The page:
Temps no longer fit the stereotype of the secretary filling in for a day or two. Jobs categorized as precision production, repair, craftsmanship, operations, fabrications and labor now account for 30.7 percent of all temp jobs, nudging out clerical and administrative support, which represent 29.5 percent of the temporary army.

Peterson calls it "the perma-temping shell game," part of a broader effort by employers to convert sectors of their workforce to temps.

Satisfaction with the arrangement varies. About 83 percent of independent contractors in the Labor Department survey said they were satisfied. By contrast, about 44 percent of temps and 52 percent of contingent workers said they were not satisfied.

The impact of the temp trend on the American middle class can hardly be overstated. As the Federal Reserve Bank of Chicago noted in a paper last year, temporary workers "receive much lower wages than permanent workers, although they frequently perform the same tasks as permanent staff members." An analysis by Harvard University economist Lawrence F. Katz and Princeton University economist Alan B. Krueger found that states with the highest concentration of temps experienced the lowest wage growth of the 1990s.

Toyota executives say they use temporary workers as a buffer, to insulate their full-time staff from the ups and downs of consumer demand. Since it opened in 1988, through two recessions, the Georgetown plant has never laid off an employee, said Daniel Sieger, manager of media relations for Toyota Motor Manufacturing in North America.

Even without layoffs, however, the plant's full-time staff has declined by 706 positions from the 7,787 employees it had in 2000, according to Toyota. Over that time, the temp workforce dipped from 409 in 2000 to 301 in 2002, then rose to 425 late this summer.

Toyota managers say they will try to hire all of their long-term temporaries by the end of the year or in early 2005, after they see how many Toyota workers accept an early retirement package. Forty-seven temps were hired in late September. The management move came after The Washington Post spent a week in Kentucky examining the temporary employment issue at the Georgetown plant. Before September's hires, it had been two years since the plant hired a full-time "team member," Toyota managers said, a period during which the plant shed 240 full-time positions. Temporary employment during that time rose by 124.

"Certainly the long-term temporary issue is one that we regret," said Pete Gritton, the plant's vice president of administration and human relations. "We never intended to have those people in here for four years or whatever as temporary."

Temporary employment is an increasingly important issue for unions. The expansive labor contract reached between the United Auto Workers and Ford Motor Co. in September 2003 includes six pages of rules governing the use of temps. Under the agreement, Ford can bring on a temporary worker for a maximum of 89 days, after which the worker must be hired or dismissed. Most temps can only work two days a week, as well as "premium" days such as holidays.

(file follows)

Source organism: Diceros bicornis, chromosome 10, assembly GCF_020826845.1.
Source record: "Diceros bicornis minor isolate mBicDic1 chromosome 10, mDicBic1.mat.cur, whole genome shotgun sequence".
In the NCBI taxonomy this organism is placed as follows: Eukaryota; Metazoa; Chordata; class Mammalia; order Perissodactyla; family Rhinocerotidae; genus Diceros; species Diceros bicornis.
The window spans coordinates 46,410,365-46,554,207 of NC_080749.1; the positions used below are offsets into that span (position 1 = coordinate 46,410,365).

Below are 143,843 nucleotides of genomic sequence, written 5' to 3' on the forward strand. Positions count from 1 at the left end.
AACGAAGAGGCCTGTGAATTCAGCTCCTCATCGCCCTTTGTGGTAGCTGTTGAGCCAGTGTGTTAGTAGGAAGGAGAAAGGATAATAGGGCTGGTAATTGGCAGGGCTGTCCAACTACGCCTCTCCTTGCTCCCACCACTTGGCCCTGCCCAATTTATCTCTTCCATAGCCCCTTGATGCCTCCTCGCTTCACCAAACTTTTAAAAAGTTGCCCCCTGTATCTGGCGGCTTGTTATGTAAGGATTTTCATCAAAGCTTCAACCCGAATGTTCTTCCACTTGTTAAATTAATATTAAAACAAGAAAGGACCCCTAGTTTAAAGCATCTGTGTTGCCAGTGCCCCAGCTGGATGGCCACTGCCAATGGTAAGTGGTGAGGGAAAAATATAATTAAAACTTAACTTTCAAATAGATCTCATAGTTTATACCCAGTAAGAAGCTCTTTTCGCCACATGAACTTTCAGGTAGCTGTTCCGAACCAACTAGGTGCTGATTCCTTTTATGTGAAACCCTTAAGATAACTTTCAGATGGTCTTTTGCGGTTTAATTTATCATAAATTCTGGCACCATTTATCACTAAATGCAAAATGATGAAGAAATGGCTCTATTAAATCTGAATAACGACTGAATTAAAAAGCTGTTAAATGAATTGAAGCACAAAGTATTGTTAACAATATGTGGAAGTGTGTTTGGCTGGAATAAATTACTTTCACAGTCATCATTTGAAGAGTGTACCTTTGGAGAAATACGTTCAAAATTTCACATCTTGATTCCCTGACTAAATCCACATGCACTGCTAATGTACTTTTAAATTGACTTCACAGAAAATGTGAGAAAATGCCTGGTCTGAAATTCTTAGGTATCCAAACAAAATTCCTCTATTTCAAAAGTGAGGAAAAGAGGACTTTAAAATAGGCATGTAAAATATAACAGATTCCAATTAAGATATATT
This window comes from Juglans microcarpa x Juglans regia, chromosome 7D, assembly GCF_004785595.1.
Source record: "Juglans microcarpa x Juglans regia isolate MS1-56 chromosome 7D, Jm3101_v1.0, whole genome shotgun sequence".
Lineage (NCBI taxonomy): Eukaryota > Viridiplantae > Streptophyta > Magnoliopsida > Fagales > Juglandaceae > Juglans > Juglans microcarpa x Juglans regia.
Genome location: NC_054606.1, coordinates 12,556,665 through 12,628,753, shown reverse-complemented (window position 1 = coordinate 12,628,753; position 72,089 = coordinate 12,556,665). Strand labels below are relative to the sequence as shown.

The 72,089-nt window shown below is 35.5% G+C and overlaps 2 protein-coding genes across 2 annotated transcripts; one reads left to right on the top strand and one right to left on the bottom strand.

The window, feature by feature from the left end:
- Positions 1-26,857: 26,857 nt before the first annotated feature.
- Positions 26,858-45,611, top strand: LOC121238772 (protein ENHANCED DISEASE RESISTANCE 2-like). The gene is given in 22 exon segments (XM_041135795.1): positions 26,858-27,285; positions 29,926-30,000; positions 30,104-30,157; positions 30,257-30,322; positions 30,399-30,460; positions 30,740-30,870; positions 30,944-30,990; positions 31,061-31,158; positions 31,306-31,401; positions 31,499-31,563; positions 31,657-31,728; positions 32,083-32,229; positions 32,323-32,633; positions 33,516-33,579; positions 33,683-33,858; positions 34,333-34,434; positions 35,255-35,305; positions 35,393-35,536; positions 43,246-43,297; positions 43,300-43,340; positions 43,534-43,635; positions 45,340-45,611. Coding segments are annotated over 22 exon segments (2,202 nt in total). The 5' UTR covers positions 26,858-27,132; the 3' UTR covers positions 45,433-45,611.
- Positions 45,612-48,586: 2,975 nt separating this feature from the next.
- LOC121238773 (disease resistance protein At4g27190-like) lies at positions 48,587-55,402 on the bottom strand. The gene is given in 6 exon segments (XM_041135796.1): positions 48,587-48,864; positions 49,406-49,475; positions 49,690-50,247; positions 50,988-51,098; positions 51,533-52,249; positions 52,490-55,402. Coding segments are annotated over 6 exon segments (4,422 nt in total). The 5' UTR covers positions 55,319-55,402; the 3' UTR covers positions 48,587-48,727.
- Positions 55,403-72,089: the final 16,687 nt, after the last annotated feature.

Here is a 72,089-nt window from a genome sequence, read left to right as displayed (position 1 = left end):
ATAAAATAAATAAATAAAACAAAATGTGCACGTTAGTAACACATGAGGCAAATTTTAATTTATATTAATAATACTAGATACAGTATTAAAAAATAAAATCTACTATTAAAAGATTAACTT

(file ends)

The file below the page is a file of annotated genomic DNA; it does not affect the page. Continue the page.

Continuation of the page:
Just 62 miles west of the Toyota plant, the UAW made a stand at Ford's Kentucky Truck Plant, refusing even to countenance 89-day temps.

"It's a big, big deal," said Mike Stewart, the UAW's building chairman at the plant in Louisville. "Any time you get this kind of [compensation] divide, it just means less people making less money who can't afford your product. We will always keep temps to a minimum."

The use of temporary workers appears to be most pervasive in plants owned by foreign companies, which tend to locate in states where laws make union organizing difficult, said Susan N. Houseman, a researcher at the independent W.E. Upjohn Institute for Employment Research in Kalamazoo, Mich. One Japanese auto parts plant estimated that a 5 percentage point reduction in the share of temps in the workforce would increase total labor costs by $1 million over a year, an Upjohn study found.

At BMW's auto plant near Greenville, S.C., about 175 temporary workers supplement a production workforce of 3,500, keeping the assembly line churning out Z-4 roadsters and X-5 sport utility vehicles for the U.S. and global market through lunch hour and break times, said Robert M. Hitt, a spokesman for BMW Manufacturing.

At Faurecia S.A., a BMW supplier in nearby Fountain Inn, S.C., about a third of the workers making door panels, consoles and dashboards for the Z-4 are temps, said Campbell Manning of Palmetto Staffing Group Inc., the temporary employment agency that staffs the French auto parts supplier.

"They don't hire permanent," she said. "After 90 working days, they used to roll onto the payroll. Now they just keep them as long-term temps."

Palmetto Staffing charges Faurecia a flat $12-an-hour for each of its temps. If Faurecia hired its own permanent workers, expenses for workers compensation insurance, unemployment insurance and other demands would add $4 to $5 onto a $9-an-hour wage. Benefits would add more.

Even the temps cannot argue with the logic of hiring a lower-cost workforce. "I don't really blame Toyota," said Roy Biddle, who went to work at the Georgetown plant at the same time Phil Hicks did, nearly four years ago, with similar assurances that he would land a full-time job after a year. "The law's the law, and they're just doing what they can do under the law."